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Richard Cromwell
Richard Cromwell
(4 October 1626 – 12 July 1712) became the second Lord Protector
Lord Protector
of England, Scotland
Scotland
and Ireland, and was one of only two commoners to become the English head of state, the other being his father, Oliver Cromwell, from whom he inherited the post. On his father's death Richard became Lord Protector, but he lacked authority. He attempted to mediate between the army and civil society, and allowed a Parliament to sit which contained a large number of disaffected Presbyterians
Presbyterians
and Royalists. Suspicions that civilian councillors were intent on supplanting the army were brought to a head by an attempt to prosecute a major-general for actions against a Royalist. The army made a threatening show of force against Richard, and may have had him in detention; he formally renounced power nine months after succeeding. Without a king-like figure, such as Oliver Cromwell, as head of state the government lacked coherence and legitimacy. Although a Royalist
Royalist
revolt was crushed by recalled civil war figure General John Lambert, who then prevented the Rump Parliament
Rump Parliament
from reconvening and created a Committee of Safety, he found his troops melted away in the face of general George Monck's advance from Scotland. Monck then presided over the Restoration of 1660. Richard Cromwell subsisted in straitened circumstances after his resignation, he went abroad and lived in relative obscurity for the remainder of his life. He eventually returned to his English estate, dying in his eighties. None of his children had offspring of their own and he has no descendants.[1]

Contents

1 Early years and family 2 Political background 3 Move into political life 4 Lord Protector
Lord Protector
(1658–59)

4.1 Dates as Lord Protector

5 Later years (1659–1712) 6 Fictional portrayals 7 Ancestry 8 Notes 9 References 10 External links

Early years and family[edit] Cromwell was born in Huntingdon
Huntingdon
on 4 October 1626, the third son of Oliver Cromwell
Oliver Cromwell
and his wife Elizabeth. Little is known of his childhood. He and his three brothers were educated at Felsted School in Essex close to their mother's family home.[2] There is no record of his attending university. In May 1647, he became a member of Lincoln's Inn.[2] He may have served as a captain in Thomas Fairfax's lifeguard during the late 1640s, but the evidence is inconclusive. In 1649 Cromwell married Dorothy Maijor, daughter of Richard Maijor, a member of the Hampshire
Hampshire
gentry.[3] He and his wife then moved to Maijor's estate at Hursley
Hursley
in Hampshire. During the 1650s they had nine children, five of whom survived to adulthood.[4] Cromwell was named a Justice of the Peace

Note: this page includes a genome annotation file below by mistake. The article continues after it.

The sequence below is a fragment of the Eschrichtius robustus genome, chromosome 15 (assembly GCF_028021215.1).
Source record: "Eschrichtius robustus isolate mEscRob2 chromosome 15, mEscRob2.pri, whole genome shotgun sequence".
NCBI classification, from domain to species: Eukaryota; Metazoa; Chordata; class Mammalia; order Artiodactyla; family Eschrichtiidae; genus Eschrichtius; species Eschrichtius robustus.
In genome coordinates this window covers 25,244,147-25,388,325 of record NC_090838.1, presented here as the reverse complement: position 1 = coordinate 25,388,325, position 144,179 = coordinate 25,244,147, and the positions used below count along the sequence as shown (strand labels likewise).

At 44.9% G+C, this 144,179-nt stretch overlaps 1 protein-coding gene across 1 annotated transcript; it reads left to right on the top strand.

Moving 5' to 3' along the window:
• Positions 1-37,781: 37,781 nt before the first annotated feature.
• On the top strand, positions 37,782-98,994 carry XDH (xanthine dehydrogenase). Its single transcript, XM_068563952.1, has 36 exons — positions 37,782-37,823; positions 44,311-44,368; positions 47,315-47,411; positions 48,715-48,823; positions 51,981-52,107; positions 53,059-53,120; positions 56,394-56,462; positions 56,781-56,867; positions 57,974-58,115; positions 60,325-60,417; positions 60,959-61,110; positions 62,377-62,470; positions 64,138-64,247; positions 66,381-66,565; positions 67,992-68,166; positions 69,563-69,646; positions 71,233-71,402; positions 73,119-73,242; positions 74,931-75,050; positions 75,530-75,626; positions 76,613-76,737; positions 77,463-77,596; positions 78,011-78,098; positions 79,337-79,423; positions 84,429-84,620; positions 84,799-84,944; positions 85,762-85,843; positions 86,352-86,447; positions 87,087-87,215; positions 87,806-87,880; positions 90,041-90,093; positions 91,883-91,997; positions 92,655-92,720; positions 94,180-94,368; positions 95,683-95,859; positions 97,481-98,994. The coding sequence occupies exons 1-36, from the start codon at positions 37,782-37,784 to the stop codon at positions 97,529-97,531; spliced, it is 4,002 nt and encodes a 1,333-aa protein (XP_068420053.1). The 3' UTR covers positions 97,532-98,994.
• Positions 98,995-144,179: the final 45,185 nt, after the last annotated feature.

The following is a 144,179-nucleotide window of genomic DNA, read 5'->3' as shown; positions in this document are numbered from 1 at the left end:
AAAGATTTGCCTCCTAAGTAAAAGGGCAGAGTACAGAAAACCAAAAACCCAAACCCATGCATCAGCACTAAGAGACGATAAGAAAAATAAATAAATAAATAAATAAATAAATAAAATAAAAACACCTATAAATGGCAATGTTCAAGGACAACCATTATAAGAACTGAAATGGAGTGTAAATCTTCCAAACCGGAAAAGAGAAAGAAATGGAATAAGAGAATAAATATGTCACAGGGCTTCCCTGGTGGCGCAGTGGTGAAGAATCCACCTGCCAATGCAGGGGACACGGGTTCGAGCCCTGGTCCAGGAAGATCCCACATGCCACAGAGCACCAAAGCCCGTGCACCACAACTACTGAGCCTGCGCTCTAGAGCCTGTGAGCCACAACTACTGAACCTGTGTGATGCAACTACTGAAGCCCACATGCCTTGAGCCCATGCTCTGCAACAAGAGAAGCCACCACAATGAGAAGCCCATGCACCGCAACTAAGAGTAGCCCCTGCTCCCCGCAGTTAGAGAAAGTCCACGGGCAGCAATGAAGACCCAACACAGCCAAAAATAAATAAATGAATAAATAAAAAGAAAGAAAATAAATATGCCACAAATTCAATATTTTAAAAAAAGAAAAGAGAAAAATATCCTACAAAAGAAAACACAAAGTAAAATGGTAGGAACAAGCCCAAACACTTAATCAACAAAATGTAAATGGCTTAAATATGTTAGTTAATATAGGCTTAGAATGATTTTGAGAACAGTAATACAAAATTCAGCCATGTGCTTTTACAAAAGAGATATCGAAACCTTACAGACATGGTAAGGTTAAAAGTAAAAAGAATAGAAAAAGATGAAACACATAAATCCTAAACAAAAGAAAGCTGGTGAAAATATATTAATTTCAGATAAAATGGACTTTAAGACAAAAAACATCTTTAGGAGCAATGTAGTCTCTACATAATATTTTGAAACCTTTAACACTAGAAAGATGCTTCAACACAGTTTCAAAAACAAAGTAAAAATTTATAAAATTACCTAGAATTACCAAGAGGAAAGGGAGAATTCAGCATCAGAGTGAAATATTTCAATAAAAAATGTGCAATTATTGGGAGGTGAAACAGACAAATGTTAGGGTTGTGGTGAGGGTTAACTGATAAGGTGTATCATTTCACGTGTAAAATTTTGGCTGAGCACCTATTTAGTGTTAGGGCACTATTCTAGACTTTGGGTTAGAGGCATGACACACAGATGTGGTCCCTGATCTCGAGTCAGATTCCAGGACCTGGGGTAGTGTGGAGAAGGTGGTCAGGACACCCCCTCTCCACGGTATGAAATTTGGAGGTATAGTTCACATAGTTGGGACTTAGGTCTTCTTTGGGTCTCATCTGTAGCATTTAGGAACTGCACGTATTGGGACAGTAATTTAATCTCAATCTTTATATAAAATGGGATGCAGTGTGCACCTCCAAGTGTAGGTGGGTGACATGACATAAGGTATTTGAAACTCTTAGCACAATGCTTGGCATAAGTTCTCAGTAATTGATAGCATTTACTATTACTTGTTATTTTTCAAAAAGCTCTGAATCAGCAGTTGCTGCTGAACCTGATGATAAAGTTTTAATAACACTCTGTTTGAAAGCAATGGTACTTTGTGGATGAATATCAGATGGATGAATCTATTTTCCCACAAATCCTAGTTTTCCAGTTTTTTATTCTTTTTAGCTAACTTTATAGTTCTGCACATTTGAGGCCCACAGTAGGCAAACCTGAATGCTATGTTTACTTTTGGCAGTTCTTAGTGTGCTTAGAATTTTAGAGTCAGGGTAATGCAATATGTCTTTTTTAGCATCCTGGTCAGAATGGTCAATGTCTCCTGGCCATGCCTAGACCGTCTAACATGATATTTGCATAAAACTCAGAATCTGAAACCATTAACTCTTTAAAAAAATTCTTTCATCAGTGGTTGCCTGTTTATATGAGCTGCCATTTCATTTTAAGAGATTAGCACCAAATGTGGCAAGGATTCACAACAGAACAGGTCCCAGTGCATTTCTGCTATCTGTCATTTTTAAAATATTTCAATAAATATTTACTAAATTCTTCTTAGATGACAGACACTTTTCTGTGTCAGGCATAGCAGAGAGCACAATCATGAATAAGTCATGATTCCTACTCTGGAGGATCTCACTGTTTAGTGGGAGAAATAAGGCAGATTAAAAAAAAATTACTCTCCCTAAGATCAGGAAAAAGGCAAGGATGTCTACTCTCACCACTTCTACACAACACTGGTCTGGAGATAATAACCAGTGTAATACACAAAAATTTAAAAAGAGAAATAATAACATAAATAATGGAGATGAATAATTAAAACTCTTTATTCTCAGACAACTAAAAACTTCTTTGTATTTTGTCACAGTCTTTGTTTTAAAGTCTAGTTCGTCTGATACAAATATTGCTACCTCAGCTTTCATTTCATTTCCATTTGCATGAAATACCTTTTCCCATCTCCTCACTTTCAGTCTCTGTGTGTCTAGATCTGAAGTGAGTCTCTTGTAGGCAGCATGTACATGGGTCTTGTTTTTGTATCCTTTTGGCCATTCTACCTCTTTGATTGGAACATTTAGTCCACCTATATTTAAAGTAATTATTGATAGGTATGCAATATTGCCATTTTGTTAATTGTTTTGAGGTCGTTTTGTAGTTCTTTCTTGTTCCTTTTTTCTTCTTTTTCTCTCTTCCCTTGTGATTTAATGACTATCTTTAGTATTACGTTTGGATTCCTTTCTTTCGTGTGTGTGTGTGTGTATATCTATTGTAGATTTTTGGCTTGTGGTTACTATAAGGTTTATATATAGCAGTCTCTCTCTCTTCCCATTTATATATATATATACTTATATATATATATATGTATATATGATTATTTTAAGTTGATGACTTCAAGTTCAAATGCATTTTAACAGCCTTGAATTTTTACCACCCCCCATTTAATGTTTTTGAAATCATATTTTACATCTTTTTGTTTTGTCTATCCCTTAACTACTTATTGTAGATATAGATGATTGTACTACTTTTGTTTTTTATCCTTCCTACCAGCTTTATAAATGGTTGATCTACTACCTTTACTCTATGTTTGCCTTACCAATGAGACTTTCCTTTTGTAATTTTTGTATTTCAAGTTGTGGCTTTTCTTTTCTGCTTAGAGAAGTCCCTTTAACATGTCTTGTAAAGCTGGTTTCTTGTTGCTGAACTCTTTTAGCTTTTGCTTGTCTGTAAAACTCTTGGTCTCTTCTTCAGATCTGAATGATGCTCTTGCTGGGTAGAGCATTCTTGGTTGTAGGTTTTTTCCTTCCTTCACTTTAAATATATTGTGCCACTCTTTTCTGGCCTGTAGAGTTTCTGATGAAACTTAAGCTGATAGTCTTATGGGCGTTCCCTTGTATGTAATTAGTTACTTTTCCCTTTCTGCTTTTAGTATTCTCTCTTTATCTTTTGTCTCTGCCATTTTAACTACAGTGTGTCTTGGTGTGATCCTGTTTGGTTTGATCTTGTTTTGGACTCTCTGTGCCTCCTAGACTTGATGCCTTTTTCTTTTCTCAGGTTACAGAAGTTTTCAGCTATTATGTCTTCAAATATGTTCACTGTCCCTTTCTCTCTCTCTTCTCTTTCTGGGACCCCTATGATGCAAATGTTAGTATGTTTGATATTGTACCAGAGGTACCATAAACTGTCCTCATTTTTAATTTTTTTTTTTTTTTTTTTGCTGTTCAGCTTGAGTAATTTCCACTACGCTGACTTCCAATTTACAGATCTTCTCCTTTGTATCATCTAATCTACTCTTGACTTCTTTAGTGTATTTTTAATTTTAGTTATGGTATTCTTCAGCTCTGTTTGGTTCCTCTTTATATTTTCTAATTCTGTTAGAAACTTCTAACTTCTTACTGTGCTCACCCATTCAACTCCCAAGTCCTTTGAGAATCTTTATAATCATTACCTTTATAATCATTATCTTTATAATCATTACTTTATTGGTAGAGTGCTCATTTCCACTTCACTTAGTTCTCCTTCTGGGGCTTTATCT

Justice of the Peace
for Hampshire
Hampshire
and sat on various county committees. During this period Cromwell seems to have been a source of concern for his father, who wrote to Richard Maijor saying, "I would have him mind and understand business, read a little history, study the mathematics and cosmography: these are good, with subordination to the things of God. Better than idleness, or mere outward worldly contents. These fit for public services, for which a man is born". He fought in none of the English civil wars. Political background[edit] Oliver Cromwell
Oliver Cromwell
had risen from unknown member of Parliament in his forties to being commander of the New Model Army, which emerged victorious from the English Civil War. When he returned from a final campaign in Ireland, Oliver Cromwell
Oliver Cromwell
became disillusioned at inconclusive debates in the Rump Parliament
Rump Parliament
between Presbyterians
Presbyterians
and other schools of thought within Protestantism. Parliamentarian suspicion of anything smacking of Catholicism, which was strongly associated with the Royalist
Royalist
side in the war, led to enforcement of religious precepts that left moderate Anglicans barely tolerated. A Puritan
Puritan
regime strictly enforced the Sabbath, and banned almost all form of public celebration, even at Christmas. Cromwell attempted to reform the government through an army-nominated assembly known as Barebone's Parliament, but the proposals were so unworkably radical that he was forced to end the experiment after a few months. Thereafter, a written constitution created the position of Lord Protector for Cromwell and from 1653 until his death in 1658, he ruled with all the powers of a monarch, while Richard took on the role of heir. Move into political life[edit] In 1653, Cromwell was passed over as a member of Barebone's Parliament, although his younger brother Henry was a member of it. Neither was he given any public role when his father was made Lord Protector in the same year; however, he was elected to the First Protectorate Parliament as M.P. for Huntingdon
Huntingdon
and the Second Protectorate Parliament as M.P. for Cambridge University.[5] Under the Protectorate's constitution, Oliver Cromwell
Oliver Cromwell
was required to nominate a successor, and from 1657 he involved Richard much more heavily in the politics of the regime. He was present at the second installation of his father as Lord Protector
Lord Protector
in June, having played no part in the first installation. In July he was appointed chancellor of Oxford University, and in December was made a member of the Council of State. Lord Protector
Lord Protector
(1658–59)[edit]

Proclamation announcing the death of Oliver Cromwell
Oliver Cromwell
and the succession of Richard Cromwell
Richard Cromwell